This is essential and would make the employee feel that he belongs to the in-crowd (people who are aware of the happenings at work the moment their colleagues become aware of it). Make it a point to keep your employees up-to-date on things like customer feedback, changing due dates, product improvements, new interaction structures or departmental reporting, and training opportunities. By doing so, your employees would be able to make better decisions about their work as and when there are changes. A good rule to follow would be to share more than you consider necessary, at least till you get the hang of it. If there are employees who would be particularly affected by one or more changes, spend additional time communicating with them in terms of how the change would affect their decisions, job, time allocation and goals.
More attention and an open-door policy
As per information from a 2012 Global Workforce Study, when compared to immediate supervisors, senior managers had a greater role in attracting discretionary effort from employees. The study incorporated close to 90,000 staff from 18 countries. So, it shows that if an employee gets to spend extra time with his boss, he would feel rewarded by the attention.
It is a good idea to initiate an open-door policy so that employees can feel free to share their legitimate ideas, concerns or complaints with their manager(s). Even if an idea cannot be implemented or a particular complaint or concern cannot be resolved wholly to the employee’s expectation, the employee would appreciate the fact that it was looked into or addressed by the management.
Show interest in the employee’s life events by asking about vacation trips, congratulating on a baby’s arrival and things like that.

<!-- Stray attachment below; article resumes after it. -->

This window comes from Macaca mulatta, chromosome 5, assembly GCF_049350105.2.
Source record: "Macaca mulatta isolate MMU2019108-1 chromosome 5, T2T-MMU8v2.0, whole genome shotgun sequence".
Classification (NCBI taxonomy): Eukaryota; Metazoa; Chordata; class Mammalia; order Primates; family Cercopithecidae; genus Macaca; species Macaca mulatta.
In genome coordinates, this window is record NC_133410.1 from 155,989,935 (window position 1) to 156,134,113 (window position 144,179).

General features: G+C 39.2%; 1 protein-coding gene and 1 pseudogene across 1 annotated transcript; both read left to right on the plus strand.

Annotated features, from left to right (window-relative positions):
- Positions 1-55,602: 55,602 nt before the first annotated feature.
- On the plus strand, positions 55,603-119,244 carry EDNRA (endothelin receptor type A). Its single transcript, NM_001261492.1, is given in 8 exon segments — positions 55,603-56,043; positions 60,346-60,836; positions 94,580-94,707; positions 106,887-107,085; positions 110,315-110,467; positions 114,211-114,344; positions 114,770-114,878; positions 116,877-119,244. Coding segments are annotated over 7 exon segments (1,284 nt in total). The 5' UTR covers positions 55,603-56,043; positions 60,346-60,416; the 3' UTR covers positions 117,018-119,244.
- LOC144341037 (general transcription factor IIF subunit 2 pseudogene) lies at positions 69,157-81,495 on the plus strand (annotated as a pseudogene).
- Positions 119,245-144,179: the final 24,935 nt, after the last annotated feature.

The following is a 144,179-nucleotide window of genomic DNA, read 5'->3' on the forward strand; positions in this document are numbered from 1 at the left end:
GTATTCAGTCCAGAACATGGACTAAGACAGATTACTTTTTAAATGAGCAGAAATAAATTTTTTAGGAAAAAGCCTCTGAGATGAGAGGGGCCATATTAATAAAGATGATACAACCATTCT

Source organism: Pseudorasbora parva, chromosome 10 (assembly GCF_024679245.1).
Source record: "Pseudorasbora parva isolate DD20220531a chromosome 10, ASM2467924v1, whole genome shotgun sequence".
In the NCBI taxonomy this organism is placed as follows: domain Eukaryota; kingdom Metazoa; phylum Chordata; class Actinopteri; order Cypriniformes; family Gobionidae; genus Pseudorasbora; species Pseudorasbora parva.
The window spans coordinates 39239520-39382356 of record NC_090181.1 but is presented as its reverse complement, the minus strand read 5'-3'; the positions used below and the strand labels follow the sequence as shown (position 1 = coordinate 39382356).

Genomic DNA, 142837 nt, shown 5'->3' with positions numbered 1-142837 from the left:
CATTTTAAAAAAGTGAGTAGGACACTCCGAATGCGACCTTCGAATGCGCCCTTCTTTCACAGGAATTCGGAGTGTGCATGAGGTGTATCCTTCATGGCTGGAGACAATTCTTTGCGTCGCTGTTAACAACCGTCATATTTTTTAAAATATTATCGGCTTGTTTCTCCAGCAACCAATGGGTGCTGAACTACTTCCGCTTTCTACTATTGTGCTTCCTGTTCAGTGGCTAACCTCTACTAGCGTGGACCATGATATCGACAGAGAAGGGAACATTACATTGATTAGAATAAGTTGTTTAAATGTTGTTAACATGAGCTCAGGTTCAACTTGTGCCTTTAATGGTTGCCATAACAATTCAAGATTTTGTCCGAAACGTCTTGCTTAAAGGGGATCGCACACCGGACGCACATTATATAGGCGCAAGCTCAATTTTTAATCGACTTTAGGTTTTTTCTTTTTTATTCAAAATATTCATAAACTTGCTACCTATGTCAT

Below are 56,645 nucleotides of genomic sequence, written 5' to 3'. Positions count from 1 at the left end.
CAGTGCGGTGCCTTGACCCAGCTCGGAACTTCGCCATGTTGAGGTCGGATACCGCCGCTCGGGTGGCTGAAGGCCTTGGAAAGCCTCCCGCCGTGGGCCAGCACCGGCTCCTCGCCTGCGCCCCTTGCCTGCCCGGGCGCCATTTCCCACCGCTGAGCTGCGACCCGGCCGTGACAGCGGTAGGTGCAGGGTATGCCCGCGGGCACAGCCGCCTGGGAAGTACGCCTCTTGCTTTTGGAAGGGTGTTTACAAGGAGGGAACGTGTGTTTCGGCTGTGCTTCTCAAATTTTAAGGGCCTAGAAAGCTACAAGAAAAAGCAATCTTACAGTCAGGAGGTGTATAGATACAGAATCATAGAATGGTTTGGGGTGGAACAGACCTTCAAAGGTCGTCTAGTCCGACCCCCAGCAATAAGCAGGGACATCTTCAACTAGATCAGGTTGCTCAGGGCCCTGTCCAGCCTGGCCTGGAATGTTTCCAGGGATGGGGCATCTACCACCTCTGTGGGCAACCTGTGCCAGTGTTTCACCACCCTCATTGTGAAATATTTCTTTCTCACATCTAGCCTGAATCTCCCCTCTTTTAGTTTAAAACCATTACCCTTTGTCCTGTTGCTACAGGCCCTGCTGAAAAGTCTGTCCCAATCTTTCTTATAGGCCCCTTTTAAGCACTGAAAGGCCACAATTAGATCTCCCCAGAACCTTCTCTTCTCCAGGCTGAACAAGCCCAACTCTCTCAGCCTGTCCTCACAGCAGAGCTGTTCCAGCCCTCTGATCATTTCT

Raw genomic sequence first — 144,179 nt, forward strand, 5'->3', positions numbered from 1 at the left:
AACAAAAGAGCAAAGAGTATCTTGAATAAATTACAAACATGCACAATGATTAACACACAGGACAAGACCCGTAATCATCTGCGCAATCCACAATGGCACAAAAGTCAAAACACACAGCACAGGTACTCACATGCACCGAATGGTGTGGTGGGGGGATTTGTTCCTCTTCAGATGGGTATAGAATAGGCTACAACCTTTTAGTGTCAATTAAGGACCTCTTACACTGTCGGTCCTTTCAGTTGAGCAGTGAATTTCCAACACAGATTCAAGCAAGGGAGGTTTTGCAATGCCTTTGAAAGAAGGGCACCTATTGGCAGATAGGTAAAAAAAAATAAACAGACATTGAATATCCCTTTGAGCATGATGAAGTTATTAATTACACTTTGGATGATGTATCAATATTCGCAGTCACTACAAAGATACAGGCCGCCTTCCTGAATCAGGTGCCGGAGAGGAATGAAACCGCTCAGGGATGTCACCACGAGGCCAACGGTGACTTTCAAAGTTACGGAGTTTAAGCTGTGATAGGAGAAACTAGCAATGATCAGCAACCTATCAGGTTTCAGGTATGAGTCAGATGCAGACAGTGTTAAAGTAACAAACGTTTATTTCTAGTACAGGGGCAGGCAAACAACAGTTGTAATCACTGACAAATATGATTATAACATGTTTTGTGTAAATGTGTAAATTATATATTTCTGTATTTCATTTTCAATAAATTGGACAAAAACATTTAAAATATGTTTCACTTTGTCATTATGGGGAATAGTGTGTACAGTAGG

Employees deliver parts of the overall picture and every part is important. So, appreciation of hard work and projects delivered extremely well will make employees feel good about themselves and also valued, while giving them the drive to keep putting in their best. It is good to recognize individual employees as well as show appreciation for all employees as a group when their team effort resulted in some accomplishment. Just a few minutes of recognition can create a great change in an employee’s attitude to work.
If a particular employee has accomplished something really exceptional, his manager can
- invite the employee into his office and personally commend him for the good job, or,
- send him an email of appreciation or,
- praise him with a public announcement or,
- post the employee’s achievement on the bulletin board.
Here are two ways to show appreciation for the dedication and solid work contributed by the company’s employees as a group:
- Once in a week, employees can be sent emails, newsletters or updates that let them know their hard work is bearing fruit.
- A meeting can be held which incorporates talk about how employee efforts are helping the company achieve its goals.
It is okay to be open with employees about room for improvement in their work. However, ideally, it is good to provide employees with more praise than negative feedback.
3. Rewarding Your Employees
Rewarding your employees is a great way to show them just how happy you are with their dedication, impressive behavior (with a customer or client) and outstanding efforts. While on the one hand, an effective reward system will make your employees feel on top of this world, on the other hand, it is also a tool by which you can make known the behaviors or actions which you repeatedly expect from your employees. So a suggestion would be to set aside a certain kind of reward or recognition that comes with specific information about the requirements (or targets) to be achieved to get that reward or recognition. Only a person who performs at the standard or level described in the qualifying criteria would get the reward.